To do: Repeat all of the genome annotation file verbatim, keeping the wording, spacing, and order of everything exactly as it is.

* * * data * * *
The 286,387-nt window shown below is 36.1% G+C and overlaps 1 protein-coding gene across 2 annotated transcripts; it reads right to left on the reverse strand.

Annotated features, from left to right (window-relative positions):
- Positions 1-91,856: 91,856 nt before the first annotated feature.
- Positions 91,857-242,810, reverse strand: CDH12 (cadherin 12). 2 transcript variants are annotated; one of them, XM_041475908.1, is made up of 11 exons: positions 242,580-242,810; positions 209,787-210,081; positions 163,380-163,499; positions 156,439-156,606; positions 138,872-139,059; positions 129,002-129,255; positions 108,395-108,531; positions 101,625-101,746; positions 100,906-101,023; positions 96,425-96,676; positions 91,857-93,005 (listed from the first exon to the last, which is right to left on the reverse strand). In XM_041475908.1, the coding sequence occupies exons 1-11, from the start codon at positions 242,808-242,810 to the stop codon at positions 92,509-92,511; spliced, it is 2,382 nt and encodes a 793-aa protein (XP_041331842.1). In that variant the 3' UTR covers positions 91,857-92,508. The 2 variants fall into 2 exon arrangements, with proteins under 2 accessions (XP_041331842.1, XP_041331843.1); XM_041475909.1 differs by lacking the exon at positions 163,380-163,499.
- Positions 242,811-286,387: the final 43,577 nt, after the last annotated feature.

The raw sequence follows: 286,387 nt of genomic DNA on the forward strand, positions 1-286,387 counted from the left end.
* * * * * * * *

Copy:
The 286,387-nt window shown below is 36.1% G+C and overlaps 1 protein-coding gene across 2 annotated transcripts; it reads right to left on the reverse strand.

Annotated features, from left to right (window-relative positions):
- Positions 1-91,856: 91,856 nt before the first annotated feature.
- Positions 91,857-242,810, reverse strand: CDH12 (cadherin 12). 2 transcript variants are annotated; one of them, XM_041475908.1, is made up of 11 exons: positions 242,580-242,810; positions 209,787-210,081; positions 163,380-163,499; positions 156,439-156,606; positions 138,872-139,059; positions 129,002-129,255; positions 108,395-108,531; positions 101,625-101,746; positions 100,906-101,023; positions 96,425-96,676; positions 91,857-93,005 (listed from the first exon to the last, which is right to left on the reverse strand). In XM_041475908.1, the coding sequence occupies exons 1-11, from the start codon at positions 242,808-242,810 to the stop codon at positions 92,509-92,511; spliced, it is 2,382 nt and encodes a 793-aa protein (XP_041331842.1). In that variant the 3' UTR covers positions 91,857-92,508. The 2 variants fall into 2 exon arrangements, with proteins under 2 accessions (XP_041331842.1, XP_041331843.1); XM_041475909.1 differs by lacking the exon at positions 163,380-163,499.
- Positions 242,811-286,387: the final 43,577 nt, after the last annotated feature.

The raw sequence follows: 286,387 nt of genomic DNA on the forward strand, positions 1-286,387 counted from the left end.